Title:
Methods of Transporting Various Bitumen Extraction Products and Compositions Thereof
Kind Code:
A1


Abstract:
Methods for transporting bitumen extraction product include providing bitumen-laden aromatic solvent, providing bitumen-laden paraffinic solvent, and blending the two materials. The resulting mixture can be transported through existing pipeline infrastructure and can use existing separation processing equipment, and thereby avoids the need for separate infrastructure for each composition. Combining the two compositions can also avoid undesirable asphaltene precipitation.



Inventors:
Kift, Julian (Reno, NV, US)
Joshi, Mahendra (Katy, TX, US)
Application Number:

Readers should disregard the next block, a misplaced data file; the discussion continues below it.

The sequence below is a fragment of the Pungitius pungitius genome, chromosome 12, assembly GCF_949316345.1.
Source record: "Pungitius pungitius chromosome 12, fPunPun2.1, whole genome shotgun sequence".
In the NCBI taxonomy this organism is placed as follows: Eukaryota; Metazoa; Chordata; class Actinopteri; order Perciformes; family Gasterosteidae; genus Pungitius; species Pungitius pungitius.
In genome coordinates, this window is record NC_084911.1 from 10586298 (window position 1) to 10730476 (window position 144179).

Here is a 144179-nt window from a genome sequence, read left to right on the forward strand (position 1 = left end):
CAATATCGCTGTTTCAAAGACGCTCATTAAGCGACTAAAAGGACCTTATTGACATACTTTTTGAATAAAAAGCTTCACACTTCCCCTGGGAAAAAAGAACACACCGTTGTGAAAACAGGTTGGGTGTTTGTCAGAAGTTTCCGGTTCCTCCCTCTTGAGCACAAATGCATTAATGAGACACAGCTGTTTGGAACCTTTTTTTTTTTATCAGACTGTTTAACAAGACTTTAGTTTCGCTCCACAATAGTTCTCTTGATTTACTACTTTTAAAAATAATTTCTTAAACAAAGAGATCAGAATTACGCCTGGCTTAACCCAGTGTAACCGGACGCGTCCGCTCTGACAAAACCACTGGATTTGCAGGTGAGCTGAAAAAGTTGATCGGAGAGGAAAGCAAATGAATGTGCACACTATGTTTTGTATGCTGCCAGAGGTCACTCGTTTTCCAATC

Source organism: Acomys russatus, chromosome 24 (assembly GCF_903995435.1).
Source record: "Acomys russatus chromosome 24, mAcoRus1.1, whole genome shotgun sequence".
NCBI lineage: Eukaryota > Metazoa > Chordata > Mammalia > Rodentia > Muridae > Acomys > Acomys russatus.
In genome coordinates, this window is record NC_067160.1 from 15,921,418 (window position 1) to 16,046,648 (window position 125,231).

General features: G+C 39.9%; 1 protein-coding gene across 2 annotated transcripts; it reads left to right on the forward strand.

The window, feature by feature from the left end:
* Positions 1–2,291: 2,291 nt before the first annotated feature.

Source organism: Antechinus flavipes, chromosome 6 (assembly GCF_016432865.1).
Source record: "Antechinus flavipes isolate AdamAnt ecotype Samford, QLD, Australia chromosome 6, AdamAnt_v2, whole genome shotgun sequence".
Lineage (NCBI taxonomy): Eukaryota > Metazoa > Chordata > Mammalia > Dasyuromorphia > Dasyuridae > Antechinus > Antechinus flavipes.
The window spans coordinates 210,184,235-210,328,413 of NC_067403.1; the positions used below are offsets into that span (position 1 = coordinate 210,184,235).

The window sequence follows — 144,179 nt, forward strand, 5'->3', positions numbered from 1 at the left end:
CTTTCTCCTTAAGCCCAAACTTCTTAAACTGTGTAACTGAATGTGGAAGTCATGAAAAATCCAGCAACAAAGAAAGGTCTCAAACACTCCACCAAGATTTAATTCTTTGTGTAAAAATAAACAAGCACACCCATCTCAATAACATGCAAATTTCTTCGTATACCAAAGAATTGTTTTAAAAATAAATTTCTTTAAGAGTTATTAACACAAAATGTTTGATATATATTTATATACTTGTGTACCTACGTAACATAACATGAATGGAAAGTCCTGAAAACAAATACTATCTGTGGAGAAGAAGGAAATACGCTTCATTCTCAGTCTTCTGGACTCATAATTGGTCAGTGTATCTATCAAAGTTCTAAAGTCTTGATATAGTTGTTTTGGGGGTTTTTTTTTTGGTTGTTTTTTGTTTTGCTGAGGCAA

13/524303
Publication Date:
01/03/2013
Filing Date:
06/15/2012
Assignee:
MARATHON OIL CANADA CORPORATION (Calgary, CA)
Primary Class:
Other Classes:
137/1
International Classes:
C10C3/00; F17D3/00
View Patent Images:



Primary Examiner:
MCAVOY, ELLEN M
Attorney, Agent or Firm:
MARATHON OIL COMPANY (C/O LAW OFFICE OF JACK E. EBEL 355 S. TELLER STREET SUITE 200, LAKEWOOD, CO, 80226, US)
Claims:
We claim:

1. A method for transporting bitumen extraction products comprising: providing a first composition comprising bitumen and aromatic solvent; providing a second composition comprising bitumen and paraffinic solvent; and blending the first composition and the second composition.

2. The method as recited in claim 1, wherein the first composition comprises from 40 to 60 wt % bitumen and from 60 to 40 wt % aromatic solvent.